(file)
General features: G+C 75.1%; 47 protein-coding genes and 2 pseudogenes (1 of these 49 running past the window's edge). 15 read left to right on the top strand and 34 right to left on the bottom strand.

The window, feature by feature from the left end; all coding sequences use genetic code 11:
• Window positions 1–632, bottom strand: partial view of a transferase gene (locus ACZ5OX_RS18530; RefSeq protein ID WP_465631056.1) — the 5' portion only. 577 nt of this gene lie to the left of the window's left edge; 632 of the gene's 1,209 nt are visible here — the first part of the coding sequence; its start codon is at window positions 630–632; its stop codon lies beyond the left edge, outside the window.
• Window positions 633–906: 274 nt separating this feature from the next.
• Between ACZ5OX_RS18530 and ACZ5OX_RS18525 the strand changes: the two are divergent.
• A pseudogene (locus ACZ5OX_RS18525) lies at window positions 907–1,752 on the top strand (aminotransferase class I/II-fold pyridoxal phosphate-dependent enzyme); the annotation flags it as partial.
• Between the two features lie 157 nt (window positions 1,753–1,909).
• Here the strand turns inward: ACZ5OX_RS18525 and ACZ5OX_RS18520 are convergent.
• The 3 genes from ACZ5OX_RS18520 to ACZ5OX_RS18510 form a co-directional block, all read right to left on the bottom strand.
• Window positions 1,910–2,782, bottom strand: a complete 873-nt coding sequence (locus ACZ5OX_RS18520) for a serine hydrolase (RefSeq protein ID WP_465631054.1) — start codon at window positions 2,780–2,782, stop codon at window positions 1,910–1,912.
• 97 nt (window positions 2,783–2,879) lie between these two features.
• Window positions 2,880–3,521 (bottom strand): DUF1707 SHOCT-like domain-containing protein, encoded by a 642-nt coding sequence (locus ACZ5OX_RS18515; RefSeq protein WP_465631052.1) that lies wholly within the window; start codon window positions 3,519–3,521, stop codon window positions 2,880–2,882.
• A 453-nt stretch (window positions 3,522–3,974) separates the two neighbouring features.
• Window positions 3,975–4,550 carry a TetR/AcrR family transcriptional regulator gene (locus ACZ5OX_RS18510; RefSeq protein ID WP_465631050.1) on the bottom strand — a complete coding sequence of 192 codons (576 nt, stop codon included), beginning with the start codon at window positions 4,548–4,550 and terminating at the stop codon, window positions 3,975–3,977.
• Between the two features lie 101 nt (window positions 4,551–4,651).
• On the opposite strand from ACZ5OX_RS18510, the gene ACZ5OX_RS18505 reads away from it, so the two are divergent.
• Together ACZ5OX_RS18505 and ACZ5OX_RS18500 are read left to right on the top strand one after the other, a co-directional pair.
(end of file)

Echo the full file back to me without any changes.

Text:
General features: G+C 75.1%; 47 protein-coding genes and 2 pseudogenes (1 of these 49 running past the window's edge). 15 read left to right on the top strand and 34 right to left on the bottom strand.

The window, feature by feature from the left end; all coding sequences use genetic code 11:
• Window positions 1–632, bottom strand: partial view of a transferase gene (locus ACZ5OX_RS18530; RefSeq protein ID WP_465631056.1) — the 5' portion only. 577 nt of this gene lie to the left of the window's left edge; 632 of the gene's 1,209 nt are visible here — the first part of the coding sequence; its start codon is at window positions 630–632; its stop codon lies beyond the left edge, outside the window.
• Window positions 633–906: 274 nt separating this feature from the next.
• Between ACZ5OX_RS18530 and ACZ5OX_RS18525 the strand changes: the two are divergent.
• A pseudogene (locus ACZ5OX_RS18525) lies at window positions 907–1,752 on the top strand (aminotransferase class I/II-fold pyridoxal phosphate-dependent enzyme); the annotation flags it as partial.
• Between the two features lie 157 nt (window positions 1,753–1,909).
• Here the strand turns inward: ACZ5OX_RS18525 and ACZ5OX_RS18520 are convergent.
• The 3 genes from ACZ5OX_RS18520 to ACZ5OX_RS18510 form a co-directional block, all read right to left on the bottom strand.
• Window positions 1,910–2,782, bottom strand: a complete 873-nt coding sequence (locus ACZ5OX_RS18520) for a serine hydrolase (RefSeq protein ID WP_465631054.1) — start codon at window positions 2,780–2,782, stop codon at window positions 1,910–1,912.
• 97 nt (window positions 2,783–2,879) lie between these two features.
• Window positions 2,880–3,521 (bottom strand): DUF1707 SHOCT-like domain-containing protein, encoded by a 642-nt coding sequence (locus ACZ5OX_RS18515; RefSeq protein WP_465631052.1) that lies wholly within the window; start codon window positions 3,519–3,521, stop codon window positions 2,880–2,882.
• A 453-nt stretch (window positions 3,522–3,974) separates the two neighbouring features.
• Window positions 3,975–4,550 carry a TetR/AcrR family transcriptional regulator gene (locus ACZ5OX_RS18510; RefSeq protein ID WP_465631050.1) on the bottom strand — a complete coding sequence of 192 codons (576 nt, stop codon included), beginning with the start codon at window positions 4,548–4,550 and terminating at the stop codon, window positions 3,975–3,977.
• Between the two features lie 101 nt (window positions 4,551–4,651).
• On the opposite strand from ACZ5OX_RS18510, the gene ACZ5OX_RS18505 reads away from it, so the two are divergent.
• Together ACZ5OX_RS18505 and ACZ5OX_RS18500 are read left to right on the top strand one after the other, a co-directional pair.